Natasha Bita’s column (‘Back to basics in schools rethink’, Weekend Australian, 2&3/4) filled my heart with joy. Finally, after years of wandering along an unclear and hazy curriculum track, sense and sensibility are to be restored to learning pathways. The news that “phonics, times tables and Australian history lessons will be mandatory … to ensure students master the basics.” (op.cit.) is a win for classroom teachers who for years have struggled with an increasingly cluttered and often irrelevant curriculum.
If the changes include less accountability for accountabilities sake, with student success measured by their mastery of basic learning skills, the transformation will be complete.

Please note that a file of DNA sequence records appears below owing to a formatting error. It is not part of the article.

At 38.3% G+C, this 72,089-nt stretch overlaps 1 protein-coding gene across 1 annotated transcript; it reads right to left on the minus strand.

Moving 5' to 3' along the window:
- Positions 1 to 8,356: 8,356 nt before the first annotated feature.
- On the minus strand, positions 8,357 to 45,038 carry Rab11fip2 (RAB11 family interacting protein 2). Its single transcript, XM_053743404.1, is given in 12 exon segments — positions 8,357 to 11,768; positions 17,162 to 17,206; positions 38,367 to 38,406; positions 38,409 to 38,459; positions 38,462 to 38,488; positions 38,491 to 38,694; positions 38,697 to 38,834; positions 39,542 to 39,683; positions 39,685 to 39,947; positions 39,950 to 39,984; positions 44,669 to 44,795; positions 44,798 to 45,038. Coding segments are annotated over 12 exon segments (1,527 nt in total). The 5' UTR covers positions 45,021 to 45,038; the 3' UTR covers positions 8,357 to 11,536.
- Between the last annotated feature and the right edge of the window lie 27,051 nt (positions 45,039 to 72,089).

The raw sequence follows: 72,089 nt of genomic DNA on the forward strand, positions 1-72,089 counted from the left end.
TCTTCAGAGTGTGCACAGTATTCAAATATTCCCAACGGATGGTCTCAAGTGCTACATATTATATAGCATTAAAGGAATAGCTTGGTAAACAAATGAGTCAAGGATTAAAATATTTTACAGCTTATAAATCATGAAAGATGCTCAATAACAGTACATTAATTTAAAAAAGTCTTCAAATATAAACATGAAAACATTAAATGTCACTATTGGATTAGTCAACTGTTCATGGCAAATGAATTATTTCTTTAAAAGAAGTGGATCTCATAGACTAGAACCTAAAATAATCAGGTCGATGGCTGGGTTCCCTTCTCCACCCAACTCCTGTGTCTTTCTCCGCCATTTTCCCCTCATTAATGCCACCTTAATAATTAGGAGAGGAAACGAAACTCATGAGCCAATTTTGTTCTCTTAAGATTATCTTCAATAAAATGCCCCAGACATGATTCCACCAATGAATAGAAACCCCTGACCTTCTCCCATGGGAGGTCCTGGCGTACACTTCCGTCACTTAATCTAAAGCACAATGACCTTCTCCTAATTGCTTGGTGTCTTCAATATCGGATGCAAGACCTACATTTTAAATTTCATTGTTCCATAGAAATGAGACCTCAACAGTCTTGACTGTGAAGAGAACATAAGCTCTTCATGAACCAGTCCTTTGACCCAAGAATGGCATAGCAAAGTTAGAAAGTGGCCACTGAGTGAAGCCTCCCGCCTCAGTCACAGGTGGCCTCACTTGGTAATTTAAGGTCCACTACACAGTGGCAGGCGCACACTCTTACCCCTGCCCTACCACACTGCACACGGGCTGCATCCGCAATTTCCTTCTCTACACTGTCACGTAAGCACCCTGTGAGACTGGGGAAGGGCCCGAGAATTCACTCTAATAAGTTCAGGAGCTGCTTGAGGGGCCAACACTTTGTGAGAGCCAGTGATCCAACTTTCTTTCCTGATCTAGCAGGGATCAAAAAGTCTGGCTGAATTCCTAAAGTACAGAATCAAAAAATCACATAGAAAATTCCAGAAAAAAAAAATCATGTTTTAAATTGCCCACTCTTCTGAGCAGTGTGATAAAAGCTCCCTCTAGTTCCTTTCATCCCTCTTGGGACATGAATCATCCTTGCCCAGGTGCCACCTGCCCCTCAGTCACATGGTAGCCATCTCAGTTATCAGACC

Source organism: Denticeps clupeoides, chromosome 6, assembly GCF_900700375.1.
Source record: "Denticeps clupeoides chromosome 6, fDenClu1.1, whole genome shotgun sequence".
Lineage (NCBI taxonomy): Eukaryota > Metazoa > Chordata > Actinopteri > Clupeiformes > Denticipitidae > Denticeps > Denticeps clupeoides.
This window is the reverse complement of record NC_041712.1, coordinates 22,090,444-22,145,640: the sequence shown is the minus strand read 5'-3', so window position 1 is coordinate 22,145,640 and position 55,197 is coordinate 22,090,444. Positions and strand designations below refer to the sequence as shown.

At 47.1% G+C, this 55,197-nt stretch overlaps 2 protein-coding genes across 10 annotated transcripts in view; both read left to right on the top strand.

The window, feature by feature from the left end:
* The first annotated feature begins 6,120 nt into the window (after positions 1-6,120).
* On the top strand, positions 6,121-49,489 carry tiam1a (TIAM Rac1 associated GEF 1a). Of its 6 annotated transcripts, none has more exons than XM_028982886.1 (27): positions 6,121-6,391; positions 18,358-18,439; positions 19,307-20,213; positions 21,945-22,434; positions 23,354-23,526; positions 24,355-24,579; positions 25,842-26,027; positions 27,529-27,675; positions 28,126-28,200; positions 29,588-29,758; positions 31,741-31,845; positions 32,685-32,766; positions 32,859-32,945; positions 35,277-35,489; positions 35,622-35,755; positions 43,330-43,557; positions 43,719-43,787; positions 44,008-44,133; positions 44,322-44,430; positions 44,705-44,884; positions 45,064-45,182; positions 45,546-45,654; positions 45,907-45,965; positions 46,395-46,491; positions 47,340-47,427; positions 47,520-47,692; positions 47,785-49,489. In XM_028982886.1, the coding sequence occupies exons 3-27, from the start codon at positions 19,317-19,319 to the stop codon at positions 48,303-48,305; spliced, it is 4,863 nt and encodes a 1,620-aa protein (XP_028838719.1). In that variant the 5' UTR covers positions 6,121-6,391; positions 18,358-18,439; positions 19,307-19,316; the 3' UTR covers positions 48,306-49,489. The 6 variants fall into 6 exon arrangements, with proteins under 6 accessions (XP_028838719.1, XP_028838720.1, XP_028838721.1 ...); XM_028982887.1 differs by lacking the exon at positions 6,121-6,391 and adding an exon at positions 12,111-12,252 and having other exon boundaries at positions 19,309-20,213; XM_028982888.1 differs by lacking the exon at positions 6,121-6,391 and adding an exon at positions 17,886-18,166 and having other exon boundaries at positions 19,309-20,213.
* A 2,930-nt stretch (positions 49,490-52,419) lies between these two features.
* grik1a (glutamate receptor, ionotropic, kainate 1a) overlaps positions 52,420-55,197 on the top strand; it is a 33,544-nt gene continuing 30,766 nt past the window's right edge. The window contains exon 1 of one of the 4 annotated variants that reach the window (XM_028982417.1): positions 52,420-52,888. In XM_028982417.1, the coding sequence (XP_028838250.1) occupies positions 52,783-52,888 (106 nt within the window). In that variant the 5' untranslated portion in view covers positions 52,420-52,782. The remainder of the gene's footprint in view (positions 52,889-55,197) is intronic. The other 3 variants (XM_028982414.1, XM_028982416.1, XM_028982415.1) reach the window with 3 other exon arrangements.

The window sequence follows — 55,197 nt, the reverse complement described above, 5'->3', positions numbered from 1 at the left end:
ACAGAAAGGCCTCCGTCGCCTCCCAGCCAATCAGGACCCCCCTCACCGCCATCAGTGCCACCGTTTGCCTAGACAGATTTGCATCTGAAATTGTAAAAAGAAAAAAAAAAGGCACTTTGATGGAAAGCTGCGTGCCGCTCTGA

Education ministers have responded to the pleas of classroom teachers for change and refocus with this ‘return to the old’ curriculum. Key elements of the changes to be introduced to schools in 2023, are reminiscent learning content during my years as a student in the 1950’s and 1960’s. The changes align with the required focus of teachers in training during the 1970’s and early 1980’s. The curriculum drift since then has been alarming for classroom practitioners and largely disaffecting of teaching focus.
After decades of departure from the important essences of teaching and learning, education ministers are to be applauded for seeing the light.